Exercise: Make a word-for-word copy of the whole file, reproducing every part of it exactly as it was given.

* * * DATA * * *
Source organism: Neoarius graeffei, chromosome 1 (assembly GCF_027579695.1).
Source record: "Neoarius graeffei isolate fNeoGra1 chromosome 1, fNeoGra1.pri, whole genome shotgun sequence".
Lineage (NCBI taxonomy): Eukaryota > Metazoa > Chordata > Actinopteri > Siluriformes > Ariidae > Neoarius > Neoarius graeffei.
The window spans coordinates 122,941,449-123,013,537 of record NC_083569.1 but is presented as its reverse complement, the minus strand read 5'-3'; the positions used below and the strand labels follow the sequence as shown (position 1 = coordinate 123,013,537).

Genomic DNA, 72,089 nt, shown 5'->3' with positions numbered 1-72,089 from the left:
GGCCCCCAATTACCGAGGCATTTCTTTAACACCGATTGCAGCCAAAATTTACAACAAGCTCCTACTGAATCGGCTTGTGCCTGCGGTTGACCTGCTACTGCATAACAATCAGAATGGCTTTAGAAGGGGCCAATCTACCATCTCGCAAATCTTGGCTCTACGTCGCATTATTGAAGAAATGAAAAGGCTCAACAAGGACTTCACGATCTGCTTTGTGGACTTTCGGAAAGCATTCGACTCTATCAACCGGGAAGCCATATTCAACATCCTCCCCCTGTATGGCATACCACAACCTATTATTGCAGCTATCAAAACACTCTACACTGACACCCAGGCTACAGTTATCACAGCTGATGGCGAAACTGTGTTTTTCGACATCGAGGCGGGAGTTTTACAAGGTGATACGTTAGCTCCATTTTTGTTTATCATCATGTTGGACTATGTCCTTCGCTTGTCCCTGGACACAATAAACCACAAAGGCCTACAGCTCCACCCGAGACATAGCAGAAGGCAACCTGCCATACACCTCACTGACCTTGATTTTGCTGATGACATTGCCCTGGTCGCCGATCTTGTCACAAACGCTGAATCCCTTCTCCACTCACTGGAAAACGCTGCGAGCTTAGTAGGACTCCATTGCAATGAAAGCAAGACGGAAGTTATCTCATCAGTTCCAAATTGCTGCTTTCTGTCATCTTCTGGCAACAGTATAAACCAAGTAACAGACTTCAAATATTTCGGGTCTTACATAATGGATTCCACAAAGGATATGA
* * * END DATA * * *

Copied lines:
Source organism: Neoarius graeffei, chromosome 1 (assembly GCF_027579695.1).
Source record: "Neoarius graeffei isolate fNeoGra1 chromosome 1, fNeoGra1.pri, whole genome shotgun sequence".
Lineage (NCBI taxonomy): Eukaryota > Metazoa > Chordata > Actinopteri > Siluriformes > Ariidae > Neoarius > Neoarius graeffei.
The window spans coordinates 122,941,449-123,013,537 of record NC_083569.1 but is presented as its reverse complement, the minus strand read 5'-3'; the positions used below and the strand labels follow the sequence as shown (position 1 = coordinate 123,013,537).

Genomic DNA, 72,089 nt, shown 5'->3' with positions numbered 1-72,089 from the left:
GGCCCCCAATTACCGAGGCATTTCTTTAACACCGATTGCAGCCAAAATTTACAACAAGCTCCTACTGAATCGGCTTGTGCCTGCGGTTGACCTGCTACTGCATAACAATCAGAATGGCTTTAGAAGGGGCCAATCTACCATCTCGCAAATCTTGGCTCTACGTCGCATTATTGAAGAAATGAAAAGGCTCAACAAGGACTTCACGATCTGCTTTGTGGACTTTCGGAAAGCATTCGACTCTATCAACCGGGAAGCCATATTCAACATCCTCCCCCTGTATGGCATACCACAACCTATTATTGCAGCTATCAAAACACTCTACACTGACACCCAGGCTACAGTTATCACAGCTGATGGCGAAACTGTGTTTTTCGACATCGAGGCGGGAGTTTTACAAGGTGATACGTTAGCTCCATTTTTGTTTATCATCATGTTGGACTATGTCCTTCGCTTGTCCCTGGACACAATAAACCACAAAGGCCTACAGCTCCACCCGAGACATAGCAGAAGGCAACCTGCCATACACCTCACTGACCTTGATTTTGCTGATGACATTGCCCTGGTCGCCGATCTTGTCACAAACGCTGAATCCCTTCTCCACTCACTGGAAAACGCTGCGAGCTTAGTAGGACTCCATTGCAATGAAAGCAAGACGGAAGTTATCTCATCAGTTCCAAATTGCTGCTTTCTGTCATCTTCTGGCAACAGTATAAACCAAGTAACAGACTTCAAATATTTCGGGTCTTACATAATGGATTCCACAAAGGATATGA